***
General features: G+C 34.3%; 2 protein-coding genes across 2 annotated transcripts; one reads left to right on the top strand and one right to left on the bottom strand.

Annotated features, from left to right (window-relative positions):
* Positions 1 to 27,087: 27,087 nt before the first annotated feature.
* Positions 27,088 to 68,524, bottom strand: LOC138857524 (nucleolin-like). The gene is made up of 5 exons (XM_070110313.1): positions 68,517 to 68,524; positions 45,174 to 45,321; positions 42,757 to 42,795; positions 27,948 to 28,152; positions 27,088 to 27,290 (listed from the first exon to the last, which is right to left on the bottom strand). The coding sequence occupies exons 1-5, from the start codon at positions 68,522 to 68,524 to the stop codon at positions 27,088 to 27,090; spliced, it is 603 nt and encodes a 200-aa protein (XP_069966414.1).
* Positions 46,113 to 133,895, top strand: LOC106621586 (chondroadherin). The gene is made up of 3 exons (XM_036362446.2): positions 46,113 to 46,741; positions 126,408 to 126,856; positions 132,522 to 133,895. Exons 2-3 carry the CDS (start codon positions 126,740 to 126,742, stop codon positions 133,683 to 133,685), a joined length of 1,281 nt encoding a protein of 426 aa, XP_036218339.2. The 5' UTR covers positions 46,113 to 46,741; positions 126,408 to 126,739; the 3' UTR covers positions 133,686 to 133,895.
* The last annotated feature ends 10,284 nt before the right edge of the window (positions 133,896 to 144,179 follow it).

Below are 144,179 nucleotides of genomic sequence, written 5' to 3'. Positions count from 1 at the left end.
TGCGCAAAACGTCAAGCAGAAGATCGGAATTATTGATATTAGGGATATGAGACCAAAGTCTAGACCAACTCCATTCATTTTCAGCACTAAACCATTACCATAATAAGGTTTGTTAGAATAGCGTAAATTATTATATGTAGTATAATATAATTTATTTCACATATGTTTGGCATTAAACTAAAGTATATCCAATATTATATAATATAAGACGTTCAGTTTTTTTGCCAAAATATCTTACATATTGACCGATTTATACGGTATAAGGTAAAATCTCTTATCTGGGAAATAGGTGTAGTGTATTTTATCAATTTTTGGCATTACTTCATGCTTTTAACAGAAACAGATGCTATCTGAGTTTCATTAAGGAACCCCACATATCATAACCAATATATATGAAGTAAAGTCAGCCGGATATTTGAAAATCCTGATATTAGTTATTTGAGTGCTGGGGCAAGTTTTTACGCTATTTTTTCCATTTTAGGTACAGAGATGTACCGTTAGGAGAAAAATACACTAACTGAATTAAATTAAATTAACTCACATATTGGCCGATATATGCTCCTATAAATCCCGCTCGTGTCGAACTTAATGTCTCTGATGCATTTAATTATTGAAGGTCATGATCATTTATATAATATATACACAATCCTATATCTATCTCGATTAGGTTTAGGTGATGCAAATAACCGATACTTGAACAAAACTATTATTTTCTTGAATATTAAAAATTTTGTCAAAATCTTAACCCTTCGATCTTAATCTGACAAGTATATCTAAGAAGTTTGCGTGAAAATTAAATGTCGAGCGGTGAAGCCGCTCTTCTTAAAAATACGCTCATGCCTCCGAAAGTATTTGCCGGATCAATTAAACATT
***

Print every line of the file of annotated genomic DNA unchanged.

General features: G+C 34.3%; 2 protein-coding genes across 2 annotated transcripts; one reads left to right on the top strand and one right to left on the bottom strand.

Annotated features, from left to right (window-relative positions):
* Positions 1 to 27,087: 27,087 nt before the first annotated feature.
* Positions 27,088 to 68,524, bottom strand: LOC138857524 (nucleolin-like). The gene is made up of 5 exons (XM_070110313.1): positions 68,517 to 68,524; positions 45,174 to 45,321; positions 42,757 to 42,795; positions 27,948 to 28,152; positions 27,088 to 27,290 (listed from the first exon to the last, which is right to left on the bottom strand). The coding sequence occupies exons 1-5, from the start codon at positions 68,522 to 68,524 to the stop codon at positions 27,088 to 27,090; spliced, it is 603 nt and encodes a 200-aa protein (XP_069966414.1).
* Positions 46,113 to 133,895, top strand: LOC106621586 (chondroadherin). The gene is made up of 3 exons (XM_036362446.2): positions 46,113 to 46,741; positions 126,408 to 126,856; positions 132,522 to 133,895. Exons 2-3 carry the CDS (start codon positions 126,740 to 126,742, stop codon positions 133,683 to 133,685), a joined length of 1,281 nt encoding a protein of 426 aa, XP_036218339.2. The 5' UTR covers positions 46,113 to 46,741; positions 126,408 to 126,739; the 3' UTR covers positions 133,686 to 133,895.
* The last annotated feature ends 10,284 nt before the right edge of the window (positions 133,896 to 144,179 follow it).

Below are 144,179 nucleotides of genomic sequence, written 5' to 3'. Positions count from 1 at the left end.
TGCGCAAAACGTCAAGCAGAAGATCGGAATTATTGATATTAGGGATATGAGACCAAAGTCTAGACCAACTCCATTCATTTTCAGCACTAAACCATTACCATAATAAGGTTTGTTAGAATAGCGTAAATTATTATATGTAGTATAATATAATTTATTTCACATATGTTTGGCATTAAACTAAAGTATATCCAATATTATATAATATAAGACGTTCAGTTTTTTTGCCAAAATATCTTACATATTGACCGATTTATACGGTATAAGGTAAAATCTCTTATCTGGGAAATAGGTGTAGTGTATTTTATCAATTTTTGGCATTACTTCATGCTTTTAACAGAAACAGATGCTATCTGAGTTTCATTAAGGAACCCCACATATCATAACCAATATATATGAAGTAAAGTCAGCCGGATATTTGAAAATCCTGATATTAGTTATTTGAGTGCTGGGGCAAGTTTTTACGCTATTTTTTCCATTTTAGGTACAGAGATGTACCGTTAGGAGAAAAATACACTAACTGAATTAAATTAAATTAACTCACATATTGGCCGATATATGCTCCTATAAATCCCGCTCGTGTCGAACTTAATGTCTCTGATGCATTTAATTATTGAAGGTCATGATCATTTATATAATATATACACAATCCTATATCTATCTCGATTAGGTTTAGGTGATGCAAATAACCGATACTTGAACAAAACTATTATTTTCTTGAATATTAAAAATTTTGTCAAAATCTTAACCCTTCGATCTTAATCTGACAAGTATATCTAAGAAGTTTGCGTGAAAATTAAATGTCGAGCGGTGAAGCCGCTCTTCTTAAAAATACGCTCATGCCTCCGAAAGTATTTGCCGGATCAATTAAACATT